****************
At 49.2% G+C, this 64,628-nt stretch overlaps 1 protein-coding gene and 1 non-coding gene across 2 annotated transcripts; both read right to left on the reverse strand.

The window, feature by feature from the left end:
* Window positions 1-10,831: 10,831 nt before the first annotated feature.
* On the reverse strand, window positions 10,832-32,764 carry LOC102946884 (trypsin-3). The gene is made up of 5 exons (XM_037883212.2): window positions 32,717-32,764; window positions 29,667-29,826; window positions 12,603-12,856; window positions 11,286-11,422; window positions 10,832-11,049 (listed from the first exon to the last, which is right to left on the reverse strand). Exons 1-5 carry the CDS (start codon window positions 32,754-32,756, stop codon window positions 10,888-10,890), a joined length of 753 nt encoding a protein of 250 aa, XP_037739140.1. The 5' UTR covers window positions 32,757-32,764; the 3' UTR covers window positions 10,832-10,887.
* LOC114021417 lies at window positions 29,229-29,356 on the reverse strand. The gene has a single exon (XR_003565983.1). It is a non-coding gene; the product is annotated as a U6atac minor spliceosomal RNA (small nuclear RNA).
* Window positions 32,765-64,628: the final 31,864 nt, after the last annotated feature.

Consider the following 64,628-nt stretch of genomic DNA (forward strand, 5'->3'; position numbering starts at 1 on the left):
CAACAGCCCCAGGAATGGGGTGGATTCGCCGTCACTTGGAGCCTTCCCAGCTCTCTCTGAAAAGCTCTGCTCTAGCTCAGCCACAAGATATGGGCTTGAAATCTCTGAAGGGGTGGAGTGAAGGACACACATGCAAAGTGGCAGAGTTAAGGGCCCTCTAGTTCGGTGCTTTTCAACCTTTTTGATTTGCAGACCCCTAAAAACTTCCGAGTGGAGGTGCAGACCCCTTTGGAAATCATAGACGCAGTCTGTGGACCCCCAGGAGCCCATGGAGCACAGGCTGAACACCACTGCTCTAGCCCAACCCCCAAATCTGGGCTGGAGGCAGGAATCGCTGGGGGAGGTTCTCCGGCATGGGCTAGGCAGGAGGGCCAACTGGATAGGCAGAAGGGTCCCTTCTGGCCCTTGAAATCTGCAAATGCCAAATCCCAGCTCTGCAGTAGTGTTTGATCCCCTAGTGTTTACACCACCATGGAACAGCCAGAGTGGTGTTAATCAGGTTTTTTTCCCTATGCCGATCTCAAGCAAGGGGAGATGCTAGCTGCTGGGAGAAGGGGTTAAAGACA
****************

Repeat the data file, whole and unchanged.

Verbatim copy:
At 49.2% G+C, this 64,628-nt stretch overlaps 1 protein-coding gene and 1 non-coding gene across 2 annotated transcripts; both read right to left on the reverse strand.

The window, feature by feature from the left end:
* Window positions 1-10,831: 10,831 nt before the first annotated feature.
* On the reverse strand, window positions 10,832-32,764 carry LOC102946884 (trypsin-3). The gene is made up of 5 exons (XM_037883212.2): window positions 32,717-32,764; window positions 29,667-29,826; window positions 12,603-12,856; window positions 11,286-11,422; window positions 10,832-11,049 (listed from the first exon to the last, which is right to left on the reverse strand). Exons 1-5 carry the CDS (start codon window positions 32,754-32,756, stop codon window positions 10,888-10,890), a joined length of 753 nt encoding a protein of 250 aa, XP_037739140.1. The 5' UTR covers window positions 32,757-32,764; the 3' UTR covers window positions 10,832-10,887.
* LOC114021417 lies at window positions 29,229-29,356 on the reverse strand. The gene has a single exon (XR_003565983.1). It is a non-coding gene; the product is annotated as a U6atac minor spliceosomal RNA (small nuclear RNA).
* Window positions 32,765-64,628: the final 31,864 nt, after the last annotated feature.

Consider the following 64,628-nt stretch of genomic DNA (forward strand, 5'->3'; position numbering starts at 1 on the left):
CAACAGCCCCAGGAATGGGGTGGATTCGCCGTCACTTGGAGCCTTCCCAGCTCTCTCTGAAAAGCTCTGCTCTAGCTCAGCCACAAGATATGGGCTTGAAATCTCTGAAGGGGTGGAGTGAAGGACACACATGCAAAGTGGCAGAGTTAAGGGCCCTCTAGTTCGGTGCTTTTCAACCTTTTTGATTTGCAGACCCCTAAAAACTTCCGAGTGGAGGTGCAGACCCCTTTGGAAATCATAGACGCAGTCTGTGGACCCCCAGGAGCCCATGGAGCACAGGCTGAACACCACTGCTCTAGCCCAACCCCCAAATCTGGGCTGGAGGCAGGAATCGCTGGGGGAGGTTCTCCGGCATGGGCTAGGCAGGAGGGCCAACTGGATAGGCAGAAGGGTCCCTTCTGGCCCTTGAAATCTGCAAATGCCAAATCCCAGCTCTGCAGTAGTGTTTGATCCCCTAGTGTTTACACCACCATGGAACAGCCAGAGTGGTGTTAATCAGGTTTTTTTCCCTATGCCGATCTCAAGCAAGGGGAGATGCTAGCTGCTGGGAGAAGGGGTTAAAGACA